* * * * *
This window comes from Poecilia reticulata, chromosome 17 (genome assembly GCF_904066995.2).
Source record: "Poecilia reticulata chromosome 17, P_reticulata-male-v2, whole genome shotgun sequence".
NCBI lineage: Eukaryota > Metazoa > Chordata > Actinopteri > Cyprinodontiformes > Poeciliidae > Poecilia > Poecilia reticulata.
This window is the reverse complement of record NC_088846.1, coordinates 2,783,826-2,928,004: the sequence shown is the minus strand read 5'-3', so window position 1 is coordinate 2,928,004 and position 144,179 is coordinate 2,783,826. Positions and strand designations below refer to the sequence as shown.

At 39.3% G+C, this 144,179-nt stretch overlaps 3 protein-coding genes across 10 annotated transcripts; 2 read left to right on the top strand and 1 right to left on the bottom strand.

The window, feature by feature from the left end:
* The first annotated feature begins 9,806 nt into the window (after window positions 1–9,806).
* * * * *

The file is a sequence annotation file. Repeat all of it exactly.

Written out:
This window comes from Poecilia reticulata, chromosome 17 (genome assembly GCF_904066995.2).
Source record: "Poecilia reticulata chromosome 17, P_reticulata-male-v2, whole genome shotgun sequence".
NCBI lineage: Eukaryota > Metazoa > Chordata > Actinopteri > Cyprinodontiformes > Poeciliidae > Poecilia > Poecilia reticulata.
This window is the reverse complement of record NC_088846.1, coordinates 2,783,826-2,928,004: the sequence shown is the minus strand read 5'-3', so window position 1 is coordinate 2,928,004 and position 144,179 is coordinate 2,783,826. Positions and strand designations below refer to the sequence as shown.

At 39.3% G+C, this 144,179-nt stretch overlaps 3 protein-coding genes across 10 annotated transcripts; 2 read left to right on the top strand and 1 right to left on the bottom strand.

The window, feature by feature from the left end:
* The first annotated feature begins 9,806 nt into the window (after window positions 1–9,806).